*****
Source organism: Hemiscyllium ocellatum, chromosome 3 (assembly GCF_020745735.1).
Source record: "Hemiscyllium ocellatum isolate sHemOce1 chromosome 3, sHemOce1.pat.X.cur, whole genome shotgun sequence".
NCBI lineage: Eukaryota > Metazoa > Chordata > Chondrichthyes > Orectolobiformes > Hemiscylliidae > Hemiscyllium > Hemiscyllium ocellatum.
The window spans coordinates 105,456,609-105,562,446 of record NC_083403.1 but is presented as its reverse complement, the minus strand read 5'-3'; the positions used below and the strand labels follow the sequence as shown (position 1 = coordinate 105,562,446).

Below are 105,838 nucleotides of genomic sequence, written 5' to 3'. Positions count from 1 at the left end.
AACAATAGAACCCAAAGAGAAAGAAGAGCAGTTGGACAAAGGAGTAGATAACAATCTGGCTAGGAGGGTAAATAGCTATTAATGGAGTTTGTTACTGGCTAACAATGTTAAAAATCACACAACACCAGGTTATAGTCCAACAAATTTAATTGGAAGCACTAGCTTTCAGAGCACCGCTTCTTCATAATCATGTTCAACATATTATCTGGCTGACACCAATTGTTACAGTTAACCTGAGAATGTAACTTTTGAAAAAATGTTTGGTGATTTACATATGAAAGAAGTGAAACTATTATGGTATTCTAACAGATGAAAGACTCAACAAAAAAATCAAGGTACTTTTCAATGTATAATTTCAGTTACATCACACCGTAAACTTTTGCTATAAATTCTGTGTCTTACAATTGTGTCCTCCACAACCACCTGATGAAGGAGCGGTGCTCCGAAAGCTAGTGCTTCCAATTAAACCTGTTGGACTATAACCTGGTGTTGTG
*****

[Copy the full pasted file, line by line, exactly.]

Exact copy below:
Source organism: Hemiscyllium ocellatum, chromosome 3 (assembly GCF_020745735.1).
Source record: "Hemiscyllium ocellatum isolate sHemOce1 chromosome 3, sHemOce1.pat.X.cur, whole genome shotgun sequence".
NCBI lineage: Eukaryota > Metazoa > Chordata > Chondrichthyes > Orectolobiformes > Hemiscylliidae > Hemiscyllium > Hemiscyllium ocellatum.
The window spans coordinates 105,456,609-105,562,446 of record NC_083403.1 but is presented as its reverse complement, the minus strand read 5'-3'; the positions used below and the strand labels follow the sequence as shown (position 1 = coordinate 105,562,446).

Below are 105,838 nucleotides of genomic sequence, written 5' to 3'. Positions count from 1 at the left end.
AACAATAGAACCCAAAGAGAAAGAAGAGCAGTTGGACAAAGGAGTAGATAACAATCTGGCTAGGAGGGTAAATAGCTATTAATGGAGTTTGTTACTGGCTAACAATGTTAAAAATCACACAACACCAGGTTATAGTCCAACAAATTTAATTGGAAGCACTAGCTTTCAGAGCACCGCTTCTTCATAATCATGTTCAACATATTATCTGGCTGACACCAATTGTTACAGTTAACCTGAGAATGTAACTTTTGAAAAAATGTTTGGTGATTTACATATGAAAGAAGTGAAACTATTATGGTATTCTAACAGATGAAAGACTCAACAAAAAAATCAAGGTACTTTTCAATGTATAATTTCAGTTACATCACACCGTAAACTTTTGCTATAAATTCTGTGTCTTACAATTGTGTCCTCCACAACCACCTGATGAAGGAGCGGTGCTCCGAAAGCTAGTGCTTCCAATTAAACCTGTTGGACTATAACCTGGTGTTGTG